ST. GEORGE — A stunning array of three new visual art exhibits will be housed inside the St. George Art Museum through Oct. 17. These exhibits include miniature drawings, prints, a scintillating photography show and a deeper look at a crowning historical achievement from the 19th century.
“The pieces are magnificent. They are truly a feast for the eyes,” said Gary Sanders, manager and curator of the St. George Art Museum. “We are really excited to be able to house these three exhibits so that our whole community can enjoy them.”
Start downstairs with Petite Portrayals, which offers a view into some of the smallest pieces by well-known artists hand-picked from the St. George Art Museum’s permanent collection. From watercolors to intaglio prints, Petite Portrayals showcases a variety of craftsmanship and artistry by Minerva Teichert, Carl Purcell and the famed Rembrandt van Rijin.
Upstairs, Shirley Smith’s photography passions are evident in Alternative Vision. Her infrared light and macro (close-up) images take the viewer on a colorful journey of visual delights, providing an opportunity to see the world in a different way.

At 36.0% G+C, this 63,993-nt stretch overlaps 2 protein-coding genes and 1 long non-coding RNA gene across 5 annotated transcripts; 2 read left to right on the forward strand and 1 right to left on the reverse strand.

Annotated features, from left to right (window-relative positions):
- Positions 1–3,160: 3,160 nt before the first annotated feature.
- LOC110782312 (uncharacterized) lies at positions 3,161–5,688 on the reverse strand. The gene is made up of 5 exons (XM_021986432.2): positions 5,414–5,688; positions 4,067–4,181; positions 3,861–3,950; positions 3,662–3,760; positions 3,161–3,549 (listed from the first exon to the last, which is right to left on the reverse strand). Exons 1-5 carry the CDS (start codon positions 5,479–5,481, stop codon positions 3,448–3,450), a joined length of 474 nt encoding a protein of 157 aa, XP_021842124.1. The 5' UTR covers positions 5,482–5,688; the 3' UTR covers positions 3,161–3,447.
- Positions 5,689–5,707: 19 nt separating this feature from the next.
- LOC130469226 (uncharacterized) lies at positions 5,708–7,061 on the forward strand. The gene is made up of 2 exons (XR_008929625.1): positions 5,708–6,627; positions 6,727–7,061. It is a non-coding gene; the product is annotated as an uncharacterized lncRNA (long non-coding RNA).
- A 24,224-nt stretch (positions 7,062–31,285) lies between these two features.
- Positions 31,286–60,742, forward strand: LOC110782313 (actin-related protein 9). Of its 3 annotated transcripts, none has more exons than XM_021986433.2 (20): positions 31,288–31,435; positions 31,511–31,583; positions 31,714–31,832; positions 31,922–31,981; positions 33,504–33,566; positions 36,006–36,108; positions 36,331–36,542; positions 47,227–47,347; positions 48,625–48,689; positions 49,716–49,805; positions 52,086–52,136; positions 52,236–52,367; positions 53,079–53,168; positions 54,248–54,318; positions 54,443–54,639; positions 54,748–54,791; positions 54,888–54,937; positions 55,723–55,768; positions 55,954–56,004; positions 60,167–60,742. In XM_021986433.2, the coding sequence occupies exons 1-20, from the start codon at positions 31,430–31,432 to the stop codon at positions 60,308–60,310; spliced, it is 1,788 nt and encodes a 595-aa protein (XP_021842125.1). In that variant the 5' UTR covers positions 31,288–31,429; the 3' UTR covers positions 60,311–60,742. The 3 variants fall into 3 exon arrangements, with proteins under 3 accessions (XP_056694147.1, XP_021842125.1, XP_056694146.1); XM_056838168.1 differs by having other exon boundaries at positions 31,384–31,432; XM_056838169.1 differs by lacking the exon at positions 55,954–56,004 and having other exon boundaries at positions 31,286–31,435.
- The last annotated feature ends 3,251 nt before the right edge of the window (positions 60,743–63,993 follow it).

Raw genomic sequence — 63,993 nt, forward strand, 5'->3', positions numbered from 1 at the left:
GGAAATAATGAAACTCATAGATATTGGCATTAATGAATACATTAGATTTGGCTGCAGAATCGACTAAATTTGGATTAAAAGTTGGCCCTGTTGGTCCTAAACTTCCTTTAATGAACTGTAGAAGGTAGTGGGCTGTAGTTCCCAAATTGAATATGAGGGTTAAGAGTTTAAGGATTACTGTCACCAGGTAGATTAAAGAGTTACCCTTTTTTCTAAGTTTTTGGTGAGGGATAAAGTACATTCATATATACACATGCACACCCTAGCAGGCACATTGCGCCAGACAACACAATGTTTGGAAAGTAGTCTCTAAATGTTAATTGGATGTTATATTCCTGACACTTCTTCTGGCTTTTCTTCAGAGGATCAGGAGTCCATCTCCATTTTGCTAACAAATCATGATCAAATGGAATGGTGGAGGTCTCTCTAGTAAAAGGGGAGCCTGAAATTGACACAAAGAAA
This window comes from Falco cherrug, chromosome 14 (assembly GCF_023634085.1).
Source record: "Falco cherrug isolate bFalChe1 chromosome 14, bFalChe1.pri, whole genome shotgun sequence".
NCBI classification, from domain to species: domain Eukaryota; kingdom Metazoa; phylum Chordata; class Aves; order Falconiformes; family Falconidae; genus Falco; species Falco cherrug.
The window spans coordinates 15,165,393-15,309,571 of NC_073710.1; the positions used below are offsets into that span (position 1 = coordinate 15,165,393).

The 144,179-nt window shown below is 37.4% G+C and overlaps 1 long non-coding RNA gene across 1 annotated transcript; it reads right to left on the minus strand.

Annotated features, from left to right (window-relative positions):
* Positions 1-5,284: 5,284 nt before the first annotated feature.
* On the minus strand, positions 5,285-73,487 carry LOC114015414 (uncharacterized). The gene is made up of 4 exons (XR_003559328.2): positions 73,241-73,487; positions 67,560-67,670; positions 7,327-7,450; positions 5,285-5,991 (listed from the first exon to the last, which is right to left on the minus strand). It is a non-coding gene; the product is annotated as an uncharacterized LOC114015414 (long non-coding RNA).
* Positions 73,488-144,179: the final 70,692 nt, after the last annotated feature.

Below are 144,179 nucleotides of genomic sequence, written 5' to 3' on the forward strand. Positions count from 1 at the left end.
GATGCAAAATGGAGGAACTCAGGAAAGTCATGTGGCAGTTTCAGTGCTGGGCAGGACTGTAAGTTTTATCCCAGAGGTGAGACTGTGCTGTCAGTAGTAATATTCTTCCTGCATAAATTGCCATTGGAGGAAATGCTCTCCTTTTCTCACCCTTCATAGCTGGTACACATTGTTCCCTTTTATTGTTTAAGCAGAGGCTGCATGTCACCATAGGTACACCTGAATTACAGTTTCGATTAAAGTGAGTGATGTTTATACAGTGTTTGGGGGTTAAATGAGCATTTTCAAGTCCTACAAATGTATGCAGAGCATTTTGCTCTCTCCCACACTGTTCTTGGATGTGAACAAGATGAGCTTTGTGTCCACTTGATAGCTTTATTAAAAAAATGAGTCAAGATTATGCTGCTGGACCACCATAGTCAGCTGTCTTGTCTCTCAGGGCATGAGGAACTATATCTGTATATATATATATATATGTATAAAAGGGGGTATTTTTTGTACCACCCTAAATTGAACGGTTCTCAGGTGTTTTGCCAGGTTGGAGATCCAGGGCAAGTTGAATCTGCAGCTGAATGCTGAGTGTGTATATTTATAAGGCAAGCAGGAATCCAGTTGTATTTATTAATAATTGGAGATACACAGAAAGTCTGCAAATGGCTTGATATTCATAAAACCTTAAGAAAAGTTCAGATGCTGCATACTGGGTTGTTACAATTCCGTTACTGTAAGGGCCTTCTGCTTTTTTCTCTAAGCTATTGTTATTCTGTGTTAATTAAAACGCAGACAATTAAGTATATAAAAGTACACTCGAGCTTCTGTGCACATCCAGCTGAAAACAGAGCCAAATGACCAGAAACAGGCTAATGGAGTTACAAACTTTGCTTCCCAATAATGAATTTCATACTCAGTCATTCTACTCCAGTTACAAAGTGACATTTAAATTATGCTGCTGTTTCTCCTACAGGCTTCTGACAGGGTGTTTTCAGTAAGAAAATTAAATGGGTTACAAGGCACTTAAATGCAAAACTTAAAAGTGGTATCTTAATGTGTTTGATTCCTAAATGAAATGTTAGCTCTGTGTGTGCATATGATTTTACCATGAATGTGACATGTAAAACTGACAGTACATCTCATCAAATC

“I want to capture the feelings, colors and textures the world provides for us to see and experience,” said Smith, who serves as president of the Color Country Camera Club.
The grand accomplishment of the Transcontinental Railroad is on display in the second floor’s Legacy Gallery. In Utah’s Railroads, watch as construction of this engineering marvel came to fruition, culminating in the famous photo of the golden spike driven into the ground at Promontory Summit on May 10, 1869.
These exhibits can all be seen for free. The St. George Art Museum has also stopped charging an entrance fee and has expanded its hours. Patrons can visit Wednesday through Saturday from 11 a.m. to 6 p.m. Mondays and Tuesdays are reserved for groups or individuals who are at a higher risk of developing severe COVID-19 symptoms.
“These changes will allow us to provide all citizens equal opportunity to engage with art,” Sanders said. “We anticipate that these changes will increase first-time visitors. For those who wish to pay, we will happily accept donations. These donations help us land great exhibits and provide educational programs for the community.”